Part of becoming a mature human being is recognizing your limits. As much as you’d like to grow up to be a race car driver/astronaut/movie star/nuclear physicist/superhero, your odds of attaining any one of those destinations decreases dramatically when you try to tack another one on.
Life is largely an exercise in choosing one thing over another. As much as we’d like to embrace everything awesome, saying “yes” to one thing is functionally rejecting something else. The harder we try to cling to everything, the less we can really grasp. Much as we’d like to help everybody, sometimes trying to help one person hurts another. Sometimes trying to help someone just lets them stay stuck and keeps them from developing their own strength. Sometimes, the heroic thing to do is letting go.
I hate letting go.
I’m of an age now where midlife crises happen. Where my friends and peers sometimes ditch jobs, relationships, and sundry other things on a quest to “find themselves.” At the halfway mark in life (if they’re lucky), they freak out because they aren’t sure they’ve been running the right direction all this time.
Meanwhile I’m in the middle of National Novel Writing Month, literally in the middle of a novel, when I suddenly realize I don’t want to be writing this particular novel right now. The novel is not such a big deal. I’ve learned over this particular year that if the novel is worth writing, I have the ability to stick with it till completion. It’s not a “no,” it’s a “not now.”
The thing is, for some things, “not now” ends up becoming “never” because some things have a shelf life. I’m probably never going to see The Civil Wars in concert, so the “not now” decision I made when they toured in Louisville a year or so ago ended up being probably the last time they’ll tour at all. I didn’t have any way of knowing that. In the larger scheme of things, that particular “not now” becoming a “never” is something I can live with. It’s disappointing. It’s not exactly deathbed regret fodder. I’m reaching a point now where I am trying to eliminate as many of those as I can before they happen. When it’s all over, when I’m wiser and I’m older, I hope the decisions I’m making now hold up. Only time will tell.
About ten years ago, as I was transitioning from my 20s to my 30s, I had a lot of similar life-altering choices. Getting therapy, when it would have been easier to keep blaming other people and situations for my problems. Staying married and working on being a better partner, when it would have been easier to write off my “starter marriage.” Having a second kid, when my mom’s terminal illness and other issues at the time made it seem like an awful time to make that kind of emotional investment. In every case, taking the harder path has paid such incredible dividends in just a decade.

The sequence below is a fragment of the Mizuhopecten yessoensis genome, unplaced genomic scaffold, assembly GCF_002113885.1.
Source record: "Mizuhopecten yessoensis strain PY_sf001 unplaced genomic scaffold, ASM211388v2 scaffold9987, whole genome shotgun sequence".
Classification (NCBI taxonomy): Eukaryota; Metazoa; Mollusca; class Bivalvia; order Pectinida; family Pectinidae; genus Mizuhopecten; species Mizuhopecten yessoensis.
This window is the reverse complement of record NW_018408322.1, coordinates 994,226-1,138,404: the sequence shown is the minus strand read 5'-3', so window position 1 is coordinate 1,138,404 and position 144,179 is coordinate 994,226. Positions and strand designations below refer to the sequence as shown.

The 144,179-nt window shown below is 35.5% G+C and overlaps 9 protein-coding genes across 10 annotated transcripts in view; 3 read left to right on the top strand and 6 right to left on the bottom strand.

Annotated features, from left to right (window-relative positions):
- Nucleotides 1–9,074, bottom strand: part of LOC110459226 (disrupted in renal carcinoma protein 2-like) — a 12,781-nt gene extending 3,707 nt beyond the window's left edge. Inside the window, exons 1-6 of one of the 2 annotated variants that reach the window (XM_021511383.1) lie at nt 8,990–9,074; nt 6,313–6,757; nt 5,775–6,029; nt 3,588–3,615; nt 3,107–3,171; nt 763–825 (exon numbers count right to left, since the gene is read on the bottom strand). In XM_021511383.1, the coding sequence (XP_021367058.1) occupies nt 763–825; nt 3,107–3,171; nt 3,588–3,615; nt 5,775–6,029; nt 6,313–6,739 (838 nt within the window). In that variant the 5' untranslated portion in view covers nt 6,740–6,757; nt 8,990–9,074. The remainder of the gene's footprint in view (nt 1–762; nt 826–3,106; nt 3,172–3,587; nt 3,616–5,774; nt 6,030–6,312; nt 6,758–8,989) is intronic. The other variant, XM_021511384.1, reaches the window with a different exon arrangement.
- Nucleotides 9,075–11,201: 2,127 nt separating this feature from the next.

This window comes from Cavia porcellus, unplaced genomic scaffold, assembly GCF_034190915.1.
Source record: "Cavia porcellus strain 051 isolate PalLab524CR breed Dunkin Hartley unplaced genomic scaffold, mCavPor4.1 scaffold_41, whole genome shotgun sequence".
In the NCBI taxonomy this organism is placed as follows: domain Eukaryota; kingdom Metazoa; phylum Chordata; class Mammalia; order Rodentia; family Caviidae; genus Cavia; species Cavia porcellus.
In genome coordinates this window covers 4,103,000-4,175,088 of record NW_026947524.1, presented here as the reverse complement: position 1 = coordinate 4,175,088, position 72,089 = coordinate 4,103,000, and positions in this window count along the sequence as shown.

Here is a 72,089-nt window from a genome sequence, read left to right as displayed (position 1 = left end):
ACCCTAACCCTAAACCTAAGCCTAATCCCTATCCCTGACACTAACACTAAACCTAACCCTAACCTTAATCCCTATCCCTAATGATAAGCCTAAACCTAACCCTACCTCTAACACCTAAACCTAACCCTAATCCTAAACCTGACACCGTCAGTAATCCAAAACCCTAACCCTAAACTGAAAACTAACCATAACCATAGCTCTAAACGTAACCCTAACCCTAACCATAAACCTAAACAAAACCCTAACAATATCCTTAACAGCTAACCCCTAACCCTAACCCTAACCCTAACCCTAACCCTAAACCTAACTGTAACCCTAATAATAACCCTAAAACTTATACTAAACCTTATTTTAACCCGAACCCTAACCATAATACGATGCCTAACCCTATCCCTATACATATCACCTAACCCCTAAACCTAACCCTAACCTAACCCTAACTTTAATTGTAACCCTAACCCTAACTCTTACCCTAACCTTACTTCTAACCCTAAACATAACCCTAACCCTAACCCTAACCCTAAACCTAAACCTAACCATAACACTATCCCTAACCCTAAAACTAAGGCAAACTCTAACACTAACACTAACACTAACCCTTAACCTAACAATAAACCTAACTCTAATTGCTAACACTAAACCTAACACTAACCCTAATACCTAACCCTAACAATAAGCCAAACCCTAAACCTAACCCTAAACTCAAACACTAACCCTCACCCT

“Finding yourself” is all well and good. But nothing replaces “becoming yourself”: the long, slow process of making daily decisions to build up a character strong enough hold up under the pressure of life in a fallen world. I still need a lot of grace, but I also don’t crumple under pressures that would have flattened me ten years ago. Which is a great thing, since it looks like life has definitely not decided to start throwing me softballs now, just because I’m older.
I’m getting a late start on my fiction writing dream. I reached a point in the past two years when I realized that if I keep giving that a “not now,” the odds of it becoming a “never” increase dramatically. So I’m pursuing it. But how I pursue it matters. It feels like my margin for error is eroded to a razor’s edge, which probably makes me more anxious about the decisions I make about my writing. It gives them a weight they wouldn’t have had in my 20s or 30s. To paraphrase a quote a current movie trailer, “How we win matters.” If the fear from that late start starts driving my decisions, I might still achieve that dream, but what will the cost be?
My kids are nine and sixteen. I’ve had to make parenting decisions in the last week based on the understanding that I have a limited window when I can still make certain decisions for them. And the recognition that they’re not mature enough to make all their own decisions yet, even the sixteen year old. I look back at my own teen self, and some interventions my parents chose not to make, and how those choices rippled forward… and if I can proactively help my kids avoid some of their own midlife and/or deathbed regrets… well, yeah.
The clock is ticking. And there’s no turning it back.
But at least I’m wide awake for the journey.